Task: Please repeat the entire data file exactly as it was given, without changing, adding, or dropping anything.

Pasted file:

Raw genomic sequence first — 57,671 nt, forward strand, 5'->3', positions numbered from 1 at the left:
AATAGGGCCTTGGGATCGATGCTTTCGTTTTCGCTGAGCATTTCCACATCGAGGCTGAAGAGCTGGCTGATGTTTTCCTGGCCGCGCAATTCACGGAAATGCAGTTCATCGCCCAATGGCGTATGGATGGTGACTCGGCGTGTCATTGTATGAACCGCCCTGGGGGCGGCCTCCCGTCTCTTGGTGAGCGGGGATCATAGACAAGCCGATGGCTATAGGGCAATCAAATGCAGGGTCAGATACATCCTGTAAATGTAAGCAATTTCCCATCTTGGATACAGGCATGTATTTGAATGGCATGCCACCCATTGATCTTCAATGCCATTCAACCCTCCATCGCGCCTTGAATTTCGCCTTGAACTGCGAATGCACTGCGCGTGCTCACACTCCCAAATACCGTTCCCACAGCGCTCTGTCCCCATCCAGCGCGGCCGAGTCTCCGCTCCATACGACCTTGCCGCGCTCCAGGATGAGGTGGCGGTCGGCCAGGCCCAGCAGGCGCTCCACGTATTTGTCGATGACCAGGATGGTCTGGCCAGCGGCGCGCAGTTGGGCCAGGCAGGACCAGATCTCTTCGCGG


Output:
Raw genomic sequence first — 57,671 nt, forward strand, 5'->3', positions numbered from 1 at the left:
AATAGGGCCTTGGGATCGATGCTTTCGTTTTCGCTGAGCATTTCCACATCGAGGCTGAAGAGCTGGCTGATGTTTTCCTGGCCGCGCAATTCACGGAAATGCAGTTCATCGCCCAATGGCGTATGGATGGTGACTCGGCGTGTCATTGTATGAACCGCCCTGGGGGCGGCCTCCCGTCTCTTGGTGAGCGGGGATCATAGACAAGCCGATGGCTATAGGGCAATCAAATGCAGGGTCAGATACATCCTGTAAATGTAAGCAATTTCCCATCTTGGATACAGGCATGTATTTGAATGGCATGCCACCCATTGATCTTCAATGCCATTCAACCCTCCATCGCGCCTTGAATTTCGCCTTGAACTGCGAATGCACTGCGCGTGCTCACACTCCCAAATACCGTTCCCACAGCGCTCTGTCCCCATCCAGCGCGGCCGAGTCTCCGCTCCATACGACCTTGCCGCGCTCCAGGATGAGGTGGCGGTCGGCCAGGCCCAGCAGGCGCTCCACGTATTTGTCGATGACCAGGATGGTCTGGCCAGCGGCGCGCAGTTGGGCCAGGCAGGACCAGATCTCTTCGCGG